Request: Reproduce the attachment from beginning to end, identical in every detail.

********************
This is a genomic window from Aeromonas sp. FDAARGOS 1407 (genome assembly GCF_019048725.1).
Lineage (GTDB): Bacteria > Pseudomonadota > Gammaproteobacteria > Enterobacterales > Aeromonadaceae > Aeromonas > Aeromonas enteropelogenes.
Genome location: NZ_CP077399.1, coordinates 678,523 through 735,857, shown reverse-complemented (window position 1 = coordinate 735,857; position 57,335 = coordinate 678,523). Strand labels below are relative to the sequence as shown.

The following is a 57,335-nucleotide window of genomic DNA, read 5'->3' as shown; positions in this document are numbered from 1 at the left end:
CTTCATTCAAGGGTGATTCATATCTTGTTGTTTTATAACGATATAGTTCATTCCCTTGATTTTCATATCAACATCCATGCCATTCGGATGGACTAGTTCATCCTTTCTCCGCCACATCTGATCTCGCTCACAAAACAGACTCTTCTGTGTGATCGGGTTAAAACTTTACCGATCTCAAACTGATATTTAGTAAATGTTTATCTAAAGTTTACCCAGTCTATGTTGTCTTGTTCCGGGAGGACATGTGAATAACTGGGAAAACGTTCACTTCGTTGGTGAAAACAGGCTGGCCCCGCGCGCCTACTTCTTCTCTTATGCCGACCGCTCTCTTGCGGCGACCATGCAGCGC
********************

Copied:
This is a genomic window from Aeromonas sp. FDAARGOS 1407 (genome assembly GCF_019048725.1).
Lineage (GTDB): Bacteria > Pseudomonadota > Gammaproteobacteria > Enterobacterales > Aeromonadaceae > Aeromonas > Aeromonas enteropelogenes.
Genome location: NZ_CP077399.1, coordinates 678,523 through 735,857, shown reverse-complemented (window position 1 = coordinate 735,857; position 57,335 = coordinate 678,523). Strand labels below are relative to the sequence as shown.

The following is a 57,335-nucleotide window of genomic DNA, read 5'->3' as shown; positions in this document are numbered from 1 at the left end:
CTTCATTCAAGGGTGATTCATATCTTGTTGTTTTATAACGATATAGTTCATTCCCTTGATTTTCATATCAACATCCATGCCATTCGGATGGACTAGTTCATCCTTTCTCCGCCACATCTGATCTCGCTCACAAAACAGACTCTTCTGTGTGATCGGGTTAAAACTTTACCGATCTCAAACTGATATTTAGTAAATGTTTATCTAAAGTTTACCCAGTCTATGTTGTCTTGTTCCGGGAGGACATGTGAATAACTGGGAAAACGTTCACTTCGTTGGTGAAAACAGGCTGGCCCCGCGCGCCTACTTCTTCTCTTATGCCGACCGCTCTCTTGCGGCGACCATGCAGCGC